Youth Spotlight: Sofia Pharis

“The (Austin Youth Climate Equity Council) allowed me to dwell on social issues and talk freely with my peers and mentors. This is something that I feel I could never do in school.”

Sofia Pharis

Meet Sofia Pharis, an Austin High School senior who served on last year’s Austin Youth Climate Equity Council (AYCEC). Read on for more on how early access to green spaces nurtured Sofia’s passion for addressing environmental issues today. Plus: why Sofia believes that open, honest conversation at home is key to fostering young people’s empowerment as climate leaders.

Applications for the 2023-24 cohort are open through Monday, Sept. 11th. Learn more about the AYCEC and share this opportunity with young leaders you know: https://bit.ly/aycec-flyer

How did you first get excited about the natural world?

My interest in the environment first started in elementary school. Barton Hills Elementary is located right next to the Greenbelt here in Austin so during class time we would walk in the greenbelt and learn about invasive plants and write poetry to connect us with nature. Having a green space that I felt so connected to from such a young age meant that when I started learning about environmental issues in passing I felt very passionate towards working to solve them! This passion has stuck with me ever since.

What is one way that parents and adult allies can support youth around climate action?

The biggest thing would be to welcome discussion and curiosity. So much of what I have learned about the environment has not been at school but through discussion at home.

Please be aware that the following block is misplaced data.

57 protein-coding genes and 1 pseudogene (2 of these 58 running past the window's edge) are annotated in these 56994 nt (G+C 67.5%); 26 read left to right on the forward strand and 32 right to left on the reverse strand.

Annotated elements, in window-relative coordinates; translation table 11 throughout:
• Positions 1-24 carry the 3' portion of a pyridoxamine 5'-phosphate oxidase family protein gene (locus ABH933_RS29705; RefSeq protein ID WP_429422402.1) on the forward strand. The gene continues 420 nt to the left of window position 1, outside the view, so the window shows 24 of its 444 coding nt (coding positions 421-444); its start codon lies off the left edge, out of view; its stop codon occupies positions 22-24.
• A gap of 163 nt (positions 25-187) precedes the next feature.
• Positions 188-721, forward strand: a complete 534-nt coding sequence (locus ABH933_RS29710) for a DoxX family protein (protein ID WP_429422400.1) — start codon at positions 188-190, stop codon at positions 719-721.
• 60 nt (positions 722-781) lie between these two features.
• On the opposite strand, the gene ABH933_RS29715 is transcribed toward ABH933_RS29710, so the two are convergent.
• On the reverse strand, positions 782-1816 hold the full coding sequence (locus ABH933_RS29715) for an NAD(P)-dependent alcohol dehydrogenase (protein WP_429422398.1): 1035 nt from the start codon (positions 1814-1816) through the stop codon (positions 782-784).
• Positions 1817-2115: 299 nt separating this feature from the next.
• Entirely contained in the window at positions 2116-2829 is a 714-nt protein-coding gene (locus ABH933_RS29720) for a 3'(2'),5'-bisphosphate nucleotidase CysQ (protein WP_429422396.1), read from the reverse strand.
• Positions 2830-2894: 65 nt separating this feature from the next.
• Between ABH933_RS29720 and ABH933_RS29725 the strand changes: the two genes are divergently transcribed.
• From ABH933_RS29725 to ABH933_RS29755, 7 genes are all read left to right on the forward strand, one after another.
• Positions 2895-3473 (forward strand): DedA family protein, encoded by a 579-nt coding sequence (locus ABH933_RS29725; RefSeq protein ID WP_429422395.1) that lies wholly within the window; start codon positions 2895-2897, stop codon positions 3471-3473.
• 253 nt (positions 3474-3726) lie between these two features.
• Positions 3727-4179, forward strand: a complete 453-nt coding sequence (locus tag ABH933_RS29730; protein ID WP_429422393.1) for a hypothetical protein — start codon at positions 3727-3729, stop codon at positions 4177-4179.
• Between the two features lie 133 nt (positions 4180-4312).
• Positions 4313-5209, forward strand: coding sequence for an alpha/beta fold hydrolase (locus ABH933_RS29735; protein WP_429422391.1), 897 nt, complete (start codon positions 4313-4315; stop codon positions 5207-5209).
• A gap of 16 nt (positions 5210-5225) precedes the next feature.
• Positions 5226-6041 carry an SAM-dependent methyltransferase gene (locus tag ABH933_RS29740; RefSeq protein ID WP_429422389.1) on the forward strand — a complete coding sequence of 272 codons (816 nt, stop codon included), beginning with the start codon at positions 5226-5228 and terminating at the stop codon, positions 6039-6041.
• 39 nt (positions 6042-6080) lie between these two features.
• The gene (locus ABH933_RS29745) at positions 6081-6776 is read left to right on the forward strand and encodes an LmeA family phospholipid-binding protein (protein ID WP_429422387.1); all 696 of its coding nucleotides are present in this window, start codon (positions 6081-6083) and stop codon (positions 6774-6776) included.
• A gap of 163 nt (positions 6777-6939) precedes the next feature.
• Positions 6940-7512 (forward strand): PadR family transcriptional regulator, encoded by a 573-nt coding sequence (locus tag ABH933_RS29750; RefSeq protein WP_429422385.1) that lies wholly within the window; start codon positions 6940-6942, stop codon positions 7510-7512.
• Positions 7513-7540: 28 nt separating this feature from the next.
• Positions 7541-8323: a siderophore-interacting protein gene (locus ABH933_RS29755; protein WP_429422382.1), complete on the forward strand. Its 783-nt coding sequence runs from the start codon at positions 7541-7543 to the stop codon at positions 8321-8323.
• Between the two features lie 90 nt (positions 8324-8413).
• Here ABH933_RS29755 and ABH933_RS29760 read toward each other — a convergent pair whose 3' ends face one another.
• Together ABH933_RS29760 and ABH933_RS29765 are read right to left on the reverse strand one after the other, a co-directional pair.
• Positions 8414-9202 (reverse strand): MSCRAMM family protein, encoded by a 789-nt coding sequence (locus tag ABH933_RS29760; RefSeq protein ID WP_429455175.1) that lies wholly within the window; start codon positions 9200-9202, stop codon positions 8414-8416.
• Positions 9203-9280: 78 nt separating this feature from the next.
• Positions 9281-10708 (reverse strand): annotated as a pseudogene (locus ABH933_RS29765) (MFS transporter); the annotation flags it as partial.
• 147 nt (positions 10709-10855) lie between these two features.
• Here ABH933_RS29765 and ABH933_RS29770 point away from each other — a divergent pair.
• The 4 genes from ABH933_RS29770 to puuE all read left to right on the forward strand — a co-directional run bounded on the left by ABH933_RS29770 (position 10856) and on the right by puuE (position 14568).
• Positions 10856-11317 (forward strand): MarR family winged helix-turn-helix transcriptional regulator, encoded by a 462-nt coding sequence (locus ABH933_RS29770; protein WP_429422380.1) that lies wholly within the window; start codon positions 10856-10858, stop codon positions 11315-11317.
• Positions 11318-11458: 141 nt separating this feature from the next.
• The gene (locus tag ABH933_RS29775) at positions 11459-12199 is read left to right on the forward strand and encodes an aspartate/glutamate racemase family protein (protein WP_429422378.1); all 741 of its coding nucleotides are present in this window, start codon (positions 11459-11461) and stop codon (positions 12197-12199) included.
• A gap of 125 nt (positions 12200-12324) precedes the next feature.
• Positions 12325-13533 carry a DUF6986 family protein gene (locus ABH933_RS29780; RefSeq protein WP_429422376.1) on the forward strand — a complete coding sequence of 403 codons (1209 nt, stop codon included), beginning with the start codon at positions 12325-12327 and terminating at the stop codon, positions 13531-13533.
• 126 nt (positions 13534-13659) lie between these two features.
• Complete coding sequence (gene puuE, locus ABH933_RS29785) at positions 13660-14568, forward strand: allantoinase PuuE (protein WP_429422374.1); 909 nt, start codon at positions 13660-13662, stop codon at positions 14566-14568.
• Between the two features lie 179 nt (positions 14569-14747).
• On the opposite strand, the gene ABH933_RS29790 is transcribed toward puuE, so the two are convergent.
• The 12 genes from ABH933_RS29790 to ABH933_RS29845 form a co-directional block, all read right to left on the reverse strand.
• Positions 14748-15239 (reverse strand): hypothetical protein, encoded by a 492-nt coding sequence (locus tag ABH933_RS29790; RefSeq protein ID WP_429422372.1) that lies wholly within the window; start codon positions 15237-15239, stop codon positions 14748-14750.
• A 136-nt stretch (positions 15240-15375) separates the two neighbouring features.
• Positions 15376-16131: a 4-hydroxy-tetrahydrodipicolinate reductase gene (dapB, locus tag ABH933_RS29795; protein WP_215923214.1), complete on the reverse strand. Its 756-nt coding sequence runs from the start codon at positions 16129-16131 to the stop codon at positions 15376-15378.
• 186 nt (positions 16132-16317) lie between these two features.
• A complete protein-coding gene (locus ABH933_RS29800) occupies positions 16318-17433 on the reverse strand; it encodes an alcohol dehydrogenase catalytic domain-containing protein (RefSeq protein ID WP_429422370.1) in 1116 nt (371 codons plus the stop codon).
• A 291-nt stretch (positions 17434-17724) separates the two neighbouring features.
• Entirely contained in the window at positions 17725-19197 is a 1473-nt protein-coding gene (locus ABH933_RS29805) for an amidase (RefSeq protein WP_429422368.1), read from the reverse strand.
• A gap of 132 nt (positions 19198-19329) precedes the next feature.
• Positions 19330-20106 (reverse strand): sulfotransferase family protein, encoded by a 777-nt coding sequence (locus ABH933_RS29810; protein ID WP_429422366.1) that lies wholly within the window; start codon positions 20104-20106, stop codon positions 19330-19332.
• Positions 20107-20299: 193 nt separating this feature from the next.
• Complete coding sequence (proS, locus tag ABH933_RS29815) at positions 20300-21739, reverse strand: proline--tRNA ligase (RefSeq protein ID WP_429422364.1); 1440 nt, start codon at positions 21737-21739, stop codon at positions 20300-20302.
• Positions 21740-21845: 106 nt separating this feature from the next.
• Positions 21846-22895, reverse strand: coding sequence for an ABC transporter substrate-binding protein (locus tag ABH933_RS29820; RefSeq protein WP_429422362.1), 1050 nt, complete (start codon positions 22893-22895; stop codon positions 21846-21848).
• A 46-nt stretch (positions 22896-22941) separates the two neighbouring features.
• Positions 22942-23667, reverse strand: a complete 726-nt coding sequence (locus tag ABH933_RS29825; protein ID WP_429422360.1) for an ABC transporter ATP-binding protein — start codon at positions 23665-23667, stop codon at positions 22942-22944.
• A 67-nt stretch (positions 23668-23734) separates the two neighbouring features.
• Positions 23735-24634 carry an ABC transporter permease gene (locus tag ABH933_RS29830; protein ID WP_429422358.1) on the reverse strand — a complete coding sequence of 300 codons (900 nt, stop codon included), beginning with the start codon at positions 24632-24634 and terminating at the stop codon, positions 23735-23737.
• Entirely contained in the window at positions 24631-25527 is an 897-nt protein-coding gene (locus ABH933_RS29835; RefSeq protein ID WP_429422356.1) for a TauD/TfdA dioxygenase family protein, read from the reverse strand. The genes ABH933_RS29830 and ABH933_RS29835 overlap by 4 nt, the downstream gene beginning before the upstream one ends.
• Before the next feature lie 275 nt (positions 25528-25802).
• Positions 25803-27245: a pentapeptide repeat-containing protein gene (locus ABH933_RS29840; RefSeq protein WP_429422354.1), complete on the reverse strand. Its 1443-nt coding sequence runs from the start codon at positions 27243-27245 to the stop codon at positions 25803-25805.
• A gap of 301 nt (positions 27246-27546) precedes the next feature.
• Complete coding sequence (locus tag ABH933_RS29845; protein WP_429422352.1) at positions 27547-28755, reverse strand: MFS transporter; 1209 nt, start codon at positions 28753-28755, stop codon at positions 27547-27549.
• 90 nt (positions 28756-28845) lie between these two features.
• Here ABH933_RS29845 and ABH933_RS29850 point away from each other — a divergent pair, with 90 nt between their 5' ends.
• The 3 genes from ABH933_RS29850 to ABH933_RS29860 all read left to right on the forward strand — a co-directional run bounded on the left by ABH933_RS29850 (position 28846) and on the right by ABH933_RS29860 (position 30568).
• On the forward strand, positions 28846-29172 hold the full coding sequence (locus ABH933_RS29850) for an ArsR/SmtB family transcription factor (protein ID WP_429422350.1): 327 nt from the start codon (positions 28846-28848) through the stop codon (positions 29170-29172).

Who along the way has supported your passion for green leadership?

My parents are my #1 supporters. They are landscape architects and are very passionate about land restoration. When I want to talk about these topics, we always have engaging conversations. My two main green mentors were my teachers from middle school, Mrs. Chambers and Mr. Fyfe. They encouraged me to have a strong voice and live my passion! I am grateful for them every day. In middle school I wanted to spread awareness about composting so Mrs. Chambers and Mr. Fyfe helped me set up a station in the cafeteria with recycling, trash, and composting bins. I stood behind the bins and helped kids sort their waste every day during lunch.

Austin Youth Climate Equity Council members stand inside City Hall holding certificates.
Sofia and other AYCEC members pose at City Hall. Sofia is fourth from the right.

What have been some other formative educational experiences?

My first experience with green learning was in 7th grade. I went to Clint Small Middle School, and I was part of the green tech program. In 7th and 8th grade I spent class time every day working in Small’s garden and learning about environmental activism and climate change. My experience in middle school is what has shaped my passions to this day.

Now, I am a senior at Austin High School who is looking to apply to the University of Texas with a major in sustainability. I took AP Environmental Science in my junior year and this class brought me back to a learning environment that I hadn’t experienced since middle school. Basically, APES made me want to learn again and reminded me of what I am passionate about.

What was your experience on The Austin Youth Climate Equity Council like?

The Austin Youth Climate Equity Council was an important step in my career as a student. The AYCEC allowed me to dwell on social issues and talk freely with my peers and mentors. This is something that I feel I could never do in school.

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